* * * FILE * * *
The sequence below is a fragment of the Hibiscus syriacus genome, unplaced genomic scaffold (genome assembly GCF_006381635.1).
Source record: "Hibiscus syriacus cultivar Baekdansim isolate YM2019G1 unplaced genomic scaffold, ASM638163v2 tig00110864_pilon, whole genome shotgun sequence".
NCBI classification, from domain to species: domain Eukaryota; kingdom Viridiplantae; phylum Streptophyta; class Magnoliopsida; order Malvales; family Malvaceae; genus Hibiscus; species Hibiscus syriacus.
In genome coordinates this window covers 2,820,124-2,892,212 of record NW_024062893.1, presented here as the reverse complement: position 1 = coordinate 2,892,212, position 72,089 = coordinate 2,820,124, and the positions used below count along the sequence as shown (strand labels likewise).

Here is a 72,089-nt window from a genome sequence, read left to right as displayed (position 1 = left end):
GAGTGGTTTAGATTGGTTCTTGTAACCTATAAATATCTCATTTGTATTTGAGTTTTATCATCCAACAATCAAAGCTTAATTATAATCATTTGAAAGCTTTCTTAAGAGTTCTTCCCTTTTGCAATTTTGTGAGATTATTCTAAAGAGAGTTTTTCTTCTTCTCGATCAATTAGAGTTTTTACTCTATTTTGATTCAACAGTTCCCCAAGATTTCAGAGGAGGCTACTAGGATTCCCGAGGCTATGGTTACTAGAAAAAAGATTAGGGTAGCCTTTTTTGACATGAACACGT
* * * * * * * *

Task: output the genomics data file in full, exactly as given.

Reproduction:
The sequence below is a fragment of the Hibiscus syriacus genome, unplaced genomic scaffold (genome assembly GCF_006381635.1).
Source record: "Hibiscus syriacus cultivar Baekdansim isolate YM2019G1 unplaced genomic scaffold, ASM638163v2 tig00110864_pilon, whole genome shotgun sequence".
NCBI classification, from domain to species: domain Eukaryota; kingdom Viridiplantae; phylum Streptophyta; class Magnoliopsida; order Malvales; family Malvaceae; genus Hibiscus; species Hibiscus syriacus.
In genome coordinates this window covers 2,820,124-2,892,212 of record NW_024062893.1, presented here as the reverse complement: position 1 = coordinate 2,892,212, position 72,089 = coordinate 2,820,124, and the positions used below count along the sequence as shown (strand labels likewise).

Here is a 72,089-nt window from a genome sequence, read left to right as displayed (position 1 = left end):
GAGTGGTTTAGATTGGTTCTTGTAACCTATAAATATCTCATTTGTATTTGAGTTTTATCATCCAACAATCAAAGCTTAATTATAATCATTTGAAAGCTTTCTTAAGAGTTCTTCCCTTTTGCAATTTTGTGAGATTATTCTAAAGAGAGTTTTTCTTCTTCTCGATCAATTAGAGTTTTTACTCTATTTTGATTCAACAGTTCCCCAAGATTTCAGAGGAGGCTACTAGGATTCCCGAGGCTATGGTTACTAGAAAAAAGATTAGGGTAGCCTTTTTTGACATGAACACGT